It has been an incredibly hard year and a half. And it looks like we have at least another nine months of this … maybe more.
There have been several vaccines – two of which were in the making for thirty years: Pfizer and Moderna – both mRNA vaccines. Thirty years ago, scientists began creating mRNA vaccines. The mRNA vaccines work like a basic pancake recipe: once you have the foundation, you simply add an ingredient to get the type you want. So they developed the mRNA vaccine over decades. By 2020, what was left was to insert the mRNA sequence for COVID-19.
As a new mom and a single parent, I knew two things. FIRST: that it was extremely dangerous for myself or for my newborn daughter to get COVID-19. I knew this because my family doctor, my midwife, my surgeon – every one of them and their colleagues – were clear that this was the case. I watched in horror as the body counts went up in anti-mask areas of the United States and in poorer nations that could not protect themselves from the virus. I needed protection. Penelope needed protection. SECOND: that all of those doctors recommended that I get vaccinated and that being vaccinated made it significantly less dangerous for my daughter and me to go out into the world. Above: the author with her daughter, Penelope. Photo submitted.
Making an informed decision
I am an analytical thinker. It’s part of my job. So, when people were hesitant about the vaccines, and when people from my town and county posted links advocating against masks and then against vaccines, I opened them and read them with an open mind. But I didn’t stop there. I looked further to the source of the information: not just what they told me, but especially what they didn’t tell me. I researched their background: Had they been removed from their professional organization in the past? Were they associated with hate groups? What did other professionals in their field say about their work? Where had they been *recently* (in at least the last ten years) published, and did those publications pass muster?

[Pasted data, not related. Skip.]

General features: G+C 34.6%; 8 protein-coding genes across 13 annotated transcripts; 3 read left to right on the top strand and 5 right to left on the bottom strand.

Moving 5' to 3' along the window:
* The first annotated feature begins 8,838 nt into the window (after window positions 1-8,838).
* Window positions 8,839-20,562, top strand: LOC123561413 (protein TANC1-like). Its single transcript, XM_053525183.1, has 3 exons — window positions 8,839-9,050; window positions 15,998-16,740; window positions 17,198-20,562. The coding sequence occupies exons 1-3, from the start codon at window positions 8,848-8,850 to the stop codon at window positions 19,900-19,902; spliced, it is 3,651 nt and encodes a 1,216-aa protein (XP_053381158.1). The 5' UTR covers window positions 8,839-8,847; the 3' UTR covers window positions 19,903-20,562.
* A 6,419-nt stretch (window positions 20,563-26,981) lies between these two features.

This is it. This is where I made my decisions.
As you can see, the decision wasn’t made lightly. My safety and the safety of my daughter were at stake. Yet, in weighing the known deaths and immune system long-term effects of COVID-19 against the known protections and very rare complications of the vaccines, I decided that it was in both mine and Penelope’s best interests that I get vaccinated as soon as possible. And so, I did. It was quick, I felt a little hungover after the second shot, and then I felt a sense of relief: the end of the pandemic for Penelope and me was in sight. But Penelope was still at risk of others not taking the vaccination.
The vaccine passports could have been a very successful measure to create safe spaces for those who could not be vaccinated yet. However, the Ontario vaccine passport is another example of politics getting in the way of science.
Don’t get me wrong, I fully support the implementation of limiting those who are most likely to spread and catch the virus by confirming vaccination status. But the list of places in Ontario is politically driven with some places being left out and others being included without an explanation of any clear health reasoning behind it. It doesn’t inspire confidence and it puts the onus on the service industry to enforce rules which seem arbitrary. That said, these are the measures they put in place and, like a lot of things in the last few years, it is what we are stuck with.